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Thread: New BIBBA website

  1. #21

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    I've have made a few changes to the registration system and would appreciate some help testing if you haven't registered yet.
    https://www.bibba.org.uk

    Regards, Steven T

  2. #22
    Senior Member
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    Worked fine

  3. #23

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    Thank you for following through the registration process.

    Much appreciated.

    Regards, Steven

  4. #24

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    Has BIBBA always been about breeding AMM or was it wider than that ?
    In the 50 years has there been much progress?

    That's not a criticism I use the work of Peter Edwards to make life easier for me
    has there been any change to the beekeeping map which can be attributed to BIBBA ?

  5. #25

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    Quote Originally Posted by The Drone Ranger View Post
    Has BIBBA always been about breeding AMM or was it wider than that ?
    In the 50 years has there been much progress?

    That's not a criticism I use the work of Peter Edwards to make life easier for me
    has there been any change to the beekeeping map which can be attributed to BIBBA ?
    Thanks for that - glad to have made someone's life easier.

    My view is that BIBBA does no really know its purpose in life.

    It started, as we all know, as the Village Bee Breeders' Association - and at that time I guess that there would have been very little available other than A.m.m. - so perhaps it was not necessary to spell out 'native bees'.

    This changed to the British Isles Bee Breeders' Association, which was no more than a recognition that it had grown.

    The name then changed to Bee Improvement and Bee Breeders' Association - a 'politically correct' (or perhaps incorrect?)change that was seen as keeping members in Eire on board. Of course the name now suggests that the association could get involved in improving any race of bee - something that I suspect would have Beowolf Cooper turning in his grave.

    So where are we now? Is BIBBA an association devoted to native bees, or just bee improvement. If the former, then perhaps the name should be changed again to reflect that; if not, then I am not sure where its future lies.

    What is very clear is that the Galtee group, NIBHS, and perhaps the mooted Scottish group have a much more clearly defined purpose.
    Peter Edwards

  6. #26

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    Thanks Peter I didn't know how the organisation came about
    Maybe if the internet had been around for 50 years things might have moved more quickly
    Is the difficulty that stipulating bees are local and AMM might be mutually exclusive in most places

  7. #27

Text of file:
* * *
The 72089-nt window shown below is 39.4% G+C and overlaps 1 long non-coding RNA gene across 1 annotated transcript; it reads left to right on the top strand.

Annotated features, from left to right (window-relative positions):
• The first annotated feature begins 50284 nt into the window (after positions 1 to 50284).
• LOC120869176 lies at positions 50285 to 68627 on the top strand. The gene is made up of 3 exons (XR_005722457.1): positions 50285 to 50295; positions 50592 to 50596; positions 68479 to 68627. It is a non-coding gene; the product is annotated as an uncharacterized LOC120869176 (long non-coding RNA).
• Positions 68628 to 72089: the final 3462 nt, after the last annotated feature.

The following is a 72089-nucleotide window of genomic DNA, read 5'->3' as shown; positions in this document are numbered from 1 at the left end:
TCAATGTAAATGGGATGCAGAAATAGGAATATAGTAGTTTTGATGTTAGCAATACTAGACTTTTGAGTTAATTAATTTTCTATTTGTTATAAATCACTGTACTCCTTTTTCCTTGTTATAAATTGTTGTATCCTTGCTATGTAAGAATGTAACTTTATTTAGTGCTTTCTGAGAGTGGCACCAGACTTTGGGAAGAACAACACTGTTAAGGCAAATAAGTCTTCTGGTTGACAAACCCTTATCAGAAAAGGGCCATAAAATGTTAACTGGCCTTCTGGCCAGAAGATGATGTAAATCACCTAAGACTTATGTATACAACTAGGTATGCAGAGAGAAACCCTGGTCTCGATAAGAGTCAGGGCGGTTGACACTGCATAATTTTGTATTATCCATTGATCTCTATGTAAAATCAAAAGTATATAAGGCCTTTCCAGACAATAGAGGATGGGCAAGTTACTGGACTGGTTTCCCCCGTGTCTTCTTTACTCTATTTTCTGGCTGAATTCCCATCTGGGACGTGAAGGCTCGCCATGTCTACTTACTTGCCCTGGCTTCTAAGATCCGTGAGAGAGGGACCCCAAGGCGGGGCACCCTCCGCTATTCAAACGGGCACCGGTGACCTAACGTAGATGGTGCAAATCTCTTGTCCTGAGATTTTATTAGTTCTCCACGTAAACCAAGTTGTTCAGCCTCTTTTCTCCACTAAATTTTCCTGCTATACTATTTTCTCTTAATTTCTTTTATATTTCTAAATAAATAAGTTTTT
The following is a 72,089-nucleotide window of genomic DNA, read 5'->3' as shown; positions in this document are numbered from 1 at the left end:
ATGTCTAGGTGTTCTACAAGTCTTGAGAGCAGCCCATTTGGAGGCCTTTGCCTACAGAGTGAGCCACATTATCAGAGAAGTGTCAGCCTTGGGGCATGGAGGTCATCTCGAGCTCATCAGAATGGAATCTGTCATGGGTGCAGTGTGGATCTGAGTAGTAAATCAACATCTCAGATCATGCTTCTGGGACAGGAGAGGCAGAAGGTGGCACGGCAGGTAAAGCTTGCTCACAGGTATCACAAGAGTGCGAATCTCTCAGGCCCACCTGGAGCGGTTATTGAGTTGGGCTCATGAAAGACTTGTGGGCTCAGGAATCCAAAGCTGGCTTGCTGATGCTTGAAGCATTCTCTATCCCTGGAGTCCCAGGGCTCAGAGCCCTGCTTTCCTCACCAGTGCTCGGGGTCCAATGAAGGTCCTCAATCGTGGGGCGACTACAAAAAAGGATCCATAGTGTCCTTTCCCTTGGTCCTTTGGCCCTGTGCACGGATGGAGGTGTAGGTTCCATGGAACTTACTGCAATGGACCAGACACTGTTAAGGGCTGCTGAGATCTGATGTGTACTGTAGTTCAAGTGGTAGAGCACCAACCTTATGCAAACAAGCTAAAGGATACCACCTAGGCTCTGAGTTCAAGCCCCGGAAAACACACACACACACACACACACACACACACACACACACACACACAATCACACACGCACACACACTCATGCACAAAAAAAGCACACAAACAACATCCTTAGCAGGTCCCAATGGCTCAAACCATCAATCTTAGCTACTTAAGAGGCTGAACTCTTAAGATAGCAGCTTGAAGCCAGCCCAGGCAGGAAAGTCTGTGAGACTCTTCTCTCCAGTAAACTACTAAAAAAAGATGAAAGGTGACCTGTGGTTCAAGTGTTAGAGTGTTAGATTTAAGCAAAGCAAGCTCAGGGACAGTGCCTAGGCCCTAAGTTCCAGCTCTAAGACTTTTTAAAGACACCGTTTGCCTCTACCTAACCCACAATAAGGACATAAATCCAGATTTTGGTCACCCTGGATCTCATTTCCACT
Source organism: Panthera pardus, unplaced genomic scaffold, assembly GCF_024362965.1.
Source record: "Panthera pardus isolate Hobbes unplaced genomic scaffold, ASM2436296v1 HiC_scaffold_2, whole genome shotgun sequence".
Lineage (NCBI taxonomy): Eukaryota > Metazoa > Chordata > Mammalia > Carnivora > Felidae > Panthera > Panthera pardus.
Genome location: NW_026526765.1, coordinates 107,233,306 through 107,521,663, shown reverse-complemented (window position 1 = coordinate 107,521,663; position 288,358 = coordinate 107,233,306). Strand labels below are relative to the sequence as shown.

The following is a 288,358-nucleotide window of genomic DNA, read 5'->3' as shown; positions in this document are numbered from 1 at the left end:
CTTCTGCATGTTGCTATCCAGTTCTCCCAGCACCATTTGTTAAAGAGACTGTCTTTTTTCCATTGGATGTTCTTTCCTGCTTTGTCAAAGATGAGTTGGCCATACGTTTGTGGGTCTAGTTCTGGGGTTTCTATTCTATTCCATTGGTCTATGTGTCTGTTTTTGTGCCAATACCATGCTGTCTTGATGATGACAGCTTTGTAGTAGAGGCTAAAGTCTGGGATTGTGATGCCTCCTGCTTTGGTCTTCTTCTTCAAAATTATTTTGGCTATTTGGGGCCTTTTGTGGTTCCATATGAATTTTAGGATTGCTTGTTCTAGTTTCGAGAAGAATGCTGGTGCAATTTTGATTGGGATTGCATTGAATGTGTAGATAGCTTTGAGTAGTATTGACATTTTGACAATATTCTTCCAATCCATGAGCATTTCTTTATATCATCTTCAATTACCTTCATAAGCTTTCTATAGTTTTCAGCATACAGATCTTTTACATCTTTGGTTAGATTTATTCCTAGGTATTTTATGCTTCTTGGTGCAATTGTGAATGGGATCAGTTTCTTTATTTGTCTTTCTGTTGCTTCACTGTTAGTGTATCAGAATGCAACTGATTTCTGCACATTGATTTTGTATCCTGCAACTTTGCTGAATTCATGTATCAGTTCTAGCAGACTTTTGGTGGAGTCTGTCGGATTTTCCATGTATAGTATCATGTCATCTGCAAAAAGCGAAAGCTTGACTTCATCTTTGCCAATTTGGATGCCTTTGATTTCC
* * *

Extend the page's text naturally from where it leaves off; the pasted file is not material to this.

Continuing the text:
Senior Member Jon's Avatar
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    Some in Bibba get hung up on 'local' but as far as I am concerned the British isles is our neck of the woods.

  8. #28

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    I seems like a difficult to resolve issue

  9. #29
    Senior Member Jon's Avatar
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    The main problem is that these issues lead to a complete lack of progress.
    From outside of Bibba it looks bizarre.
    Rather than hand-wringing about 'local' what is needed is people rearing queens and multiplying good stock sourced as locally as is feasible.
    if there is nothing decent in your area, get some decent stock to graft from from as locally as possible.
    Rubbish in rubbish out applies to grafting and queen rearing. You need to start with a few good queens.
    Whether local is 10 miles, 50 miles or 250 miles - why get hung up about it? Just start.

  10. #30
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    One argument against "parachuting" bees to anywhere is that they might be incompatible with the bees that already dominate the area. If that happens, and particularly if the bees are in the hands of someone inexperienced, then the results of future open matings could be less than desirable. This is the difficulty associated with reintroduction.

    Anyone lucky enough to live in an area where there is a high proportion of native genetics has no such problem. They can breed from their purest, provided the selected bees exhibit other desirable traits, in order to eliminate the worst of their bees and can afford to bring in purer stock to sweeten the blood.

    Some areas can manage to keep 2 separate isolated strains on AMM and cross breed the 2 to get within-race hybrids. These, in theory, will offer outbred vigour without the usual unsustainable problems associated with hybridisation. I haven't tried this yet but I am working towards reaching the point where we can do it here.

    BIBBA don't dictate to people how they should proceed but do try to encourage them to think about what they are doing and not just buy the first thing they stumble across or fall prey to suppliers who do not consider future generations. They also encourage cooperation between the beekeepers in any particular area so that they don't find themselves pulling in different directions. The local group approach has been a consistent policy of BIBBA from the start. However individuals choose to proceed I would expect BIBBA members to have the long-term interests of AMMs at heart.

    It's a fact that BIBBA members disagree about how to proceed but I can live with that as it demonstrates tolerance and thoughtfulness.

    Steve

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